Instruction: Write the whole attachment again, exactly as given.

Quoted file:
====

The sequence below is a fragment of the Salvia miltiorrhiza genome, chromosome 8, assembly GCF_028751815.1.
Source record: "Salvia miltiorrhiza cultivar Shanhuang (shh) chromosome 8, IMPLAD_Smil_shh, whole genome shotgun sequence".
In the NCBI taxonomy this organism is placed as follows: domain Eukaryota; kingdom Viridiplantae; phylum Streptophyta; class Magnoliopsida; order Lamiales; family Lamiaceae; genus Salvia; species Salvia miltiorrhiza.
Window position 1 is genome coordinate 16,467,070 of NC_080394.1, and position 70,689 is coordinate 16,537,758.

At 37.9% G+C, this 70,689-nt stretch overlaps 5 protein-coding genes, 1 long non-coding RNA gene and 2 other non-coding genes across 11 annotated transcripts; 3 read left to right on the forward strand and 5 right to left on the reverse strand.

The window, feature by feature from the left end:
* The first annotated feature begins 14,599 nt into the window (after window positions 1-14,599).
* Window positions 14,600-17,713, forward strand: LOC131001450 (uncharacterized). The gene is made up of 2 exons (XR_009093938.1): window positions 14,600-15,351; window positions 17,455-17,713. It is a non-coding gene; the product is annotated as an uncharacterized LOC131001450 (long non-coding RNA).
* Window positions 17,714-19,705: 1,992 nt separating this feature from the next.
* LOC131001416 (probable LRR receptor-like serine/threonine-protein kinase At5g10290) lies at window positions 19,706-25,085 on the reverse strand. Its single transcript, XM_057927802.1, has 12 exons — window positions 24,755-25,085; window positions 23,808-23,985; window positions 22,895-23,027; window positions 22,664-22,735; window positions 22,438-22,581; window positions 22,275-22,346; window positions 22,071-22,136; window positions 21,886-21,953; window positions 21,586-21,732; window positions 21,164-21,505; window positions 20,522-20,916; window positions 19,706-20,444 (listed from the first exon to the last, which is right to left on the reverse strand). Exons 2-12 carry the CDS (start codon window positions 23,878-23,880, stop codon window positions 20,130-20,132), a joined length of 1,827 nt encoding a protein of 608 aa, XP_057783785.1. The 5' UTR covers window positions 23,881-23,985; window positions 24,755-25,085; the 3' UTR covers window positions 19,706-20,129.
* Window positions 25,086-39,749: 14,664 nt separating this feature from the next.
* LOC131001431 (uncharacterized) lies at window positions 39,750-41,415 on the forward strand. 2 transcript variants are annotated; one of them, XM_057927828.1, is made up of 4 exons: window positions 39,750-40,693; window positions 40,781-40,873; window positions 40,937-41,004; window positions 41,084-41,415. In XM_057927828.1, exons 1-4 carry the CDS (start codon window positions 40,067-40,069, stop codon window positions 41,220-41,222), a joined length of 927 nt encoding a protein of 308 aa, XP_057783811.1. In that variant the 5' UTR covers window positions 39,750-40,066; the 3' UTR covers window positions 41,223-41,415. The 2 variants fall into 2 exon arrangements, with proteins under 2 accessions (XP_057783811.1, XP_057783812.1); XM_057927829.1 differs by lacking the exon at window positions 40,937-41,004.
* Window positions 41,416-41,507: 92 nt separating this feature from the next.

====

The sequence below is a fragment of the Salvia miltiorrhiza genome, chromosome 8, assembly GCF_028751815.1.
Source record: "Salvia miltiorrhiza cultivar Shanhuang (shh) chromosome 8, IMPLAD_Smil_shh, whole genome shotgun sequence".
In the NCBI taxonomy this organism is placed as follows: domain Eukaryota; kingdom Viridiplantae; phylum Streptophyta; class Magnoliopsida; order Lamiales; family Lamiaceae; genus Salvia; species Salvia miltiorrhiza.
Window position 1 is genome coordinate 16,467,070 of NC_080394.1, and position 70,689 is coordinate 16,537,758.

At 37.9% G+C, this 70,689-nt stretch overlaps 5 protein-coding genes, 1 long non-coding RNA gene and 2 other non-coding genes across 11 annotated transcripts; 3 read left to right on the forward strand and 5 right to left on the reverse strand.

The window, feature by feature from the left end:
* The first annotated feature begins 14,599 nt into the window (after window positions 1-14,599).
* Window positions 14,600-17,713, forward strand: LOC131001450 (uncharacterized). The gene is made up of 2 exons (XR_009093938.1): window positions 14,600-15,351; window positions 17,455-17,713. It is a non-coding gene; the product is annotated as an uncharacterized LOC131001450 (long non-coding RNA).
* Window positions 17,714-19,705: 1,992 nt separating this feature from the next.
* LOC131001416 (probable LRR receptor-like serine/threonine-protein kinase At5g10290) lies at window positions 19,706-25,085 on the reverse strand. Its single transcript, XM_057927802.1, has 12 exons — window positions 24,755-25,085; window positions 23,808-23,985; window positions 22,895-23,027; window positions 22,664-22,735; window positions 22,438-22,581; window positions 22,275-22,346; window positions 22,071-22,136; window positions 21,886-21,953; window positions 21,586-21,732; window positions 21,164-21,505; window positions 20,522-20,916; window positions 19,706-20,444 (listed from the first exon to the last, which is right to left on the reverse strand). Exons 2-12 carry the CDS (start codon window positions 23,878-23,880, stop codon window positions 20,130-20,132), a joined length of 1,827 nt encoding a protein of 608 aa, XP_057783785.1. The 5' UTR covers window positions 23,881-23,985; window positions 24,755-25,085; the 3' UTR covers window positions 19,706-20,129.
* Window positions 25,086-39,749: 14,664 nt separating this feature from the next.
* LOC131001431 (uncharacterized) lies at window positions 39,750-41,415 on the forward strand. 2 transcript variants are annotated; one of them, XM_057927828.1, is made up of 4 exons: window positions 39,750-40,693; window positions 40,781-40,873; window positions 40,937-41,004; window positions 41,084-41,415. In XM_057927828.1, exons 1-4 carry the CDS (start codon window positions 40,067-40,069, stop codon window positions 41,220-41,222), a joined length of 927 nt encoding a protein of 308 aa, XP_057783811.1. In that variant the 5' UTR covers window positions 39,750-40,066; the 3' UTR covers window positions 41,223-41,415. The 2 variants fall into 2 exon arrangements, with proteins under 2 accessions (XP_057783811.1, XP_057783812.1); XM_057927829.1 differs by lacking the exon at window positions 40,937-41,004.
* Window positions 41,416-41,507: 92 nt separating this feature from the next.